JOURNAL ARTICLE

Subtotal glossectomy preserving half the tongue base prevents taste disorder in patients with tongue cancer

S Tomita, Y Terao, T Hatano, R Nishimura
International Journal of Oral and Maxillofacial Surgery 2014, 43 (9): 1042-6
24735717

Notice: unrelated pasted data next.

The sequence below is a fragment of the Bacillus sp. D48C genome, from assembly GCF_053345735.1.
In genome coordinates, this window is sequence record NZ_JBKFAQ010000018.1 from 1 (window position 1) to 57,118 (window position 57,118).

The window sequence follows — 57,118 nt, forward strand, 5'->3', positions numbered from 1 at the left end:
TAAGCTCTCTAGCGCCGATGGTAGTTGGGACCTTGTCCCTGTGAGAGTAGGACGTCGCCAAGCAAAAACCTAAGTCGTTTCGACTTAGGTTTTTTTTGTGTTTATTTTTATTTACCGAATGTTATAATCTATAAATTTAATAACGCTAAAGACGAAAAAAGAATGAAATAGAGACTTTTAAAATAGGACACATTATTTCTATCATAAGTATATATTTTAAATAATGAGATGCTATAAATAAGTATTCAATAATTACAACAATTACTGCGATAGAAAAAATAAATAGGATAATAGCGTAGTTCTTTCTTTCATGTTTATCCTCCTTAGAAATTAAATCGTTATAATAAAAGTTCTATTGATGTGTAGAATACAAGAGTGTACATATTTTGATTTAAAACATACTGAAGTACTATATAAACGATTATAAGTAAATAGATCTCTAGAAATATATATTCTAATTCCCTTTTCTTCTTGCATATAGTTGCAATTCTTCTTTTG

Most patients diagnosed with tongue carcinoma undergo surgical resection and reconstructive surgery to preserve tongue mobility and swallowing functions. Twenty-four patients who underwent a total or subtotal glossectomy and surgical reconstruction were evaluated for residual taste sensation. The graded filter paper test for all four tastes (sweet, salt, sour, and bitter) was performed on the posterior wall of the oropharynx and on tongue remnants if they were visible from the mouth. Eleven of the 24 patients were aware of their taste disorder after surgery. Four patients with more than 1/2 residual tongue base had no taste complaints, whereas seven of 14 patients with less than 1/3 residual tongue base reported taste abnormalities. Patients who could only tolerate a poor diet or tube feeding tended to have taste complaints (P=0.017). The taste test showed that the taste threshold of the residual tongue was significantly lower compared to controls. The taste threshold was significantly correlated with the remaining volume of tongue base. Patients with >1/2 the tongue base remaining had good taste sensation, whereas those with <1/3 residual tissue had impaired taste. This study suggests that glossectomy strategies aimed at preserving at least half the tongue base may substantially reduce dysgeusia in the patients.

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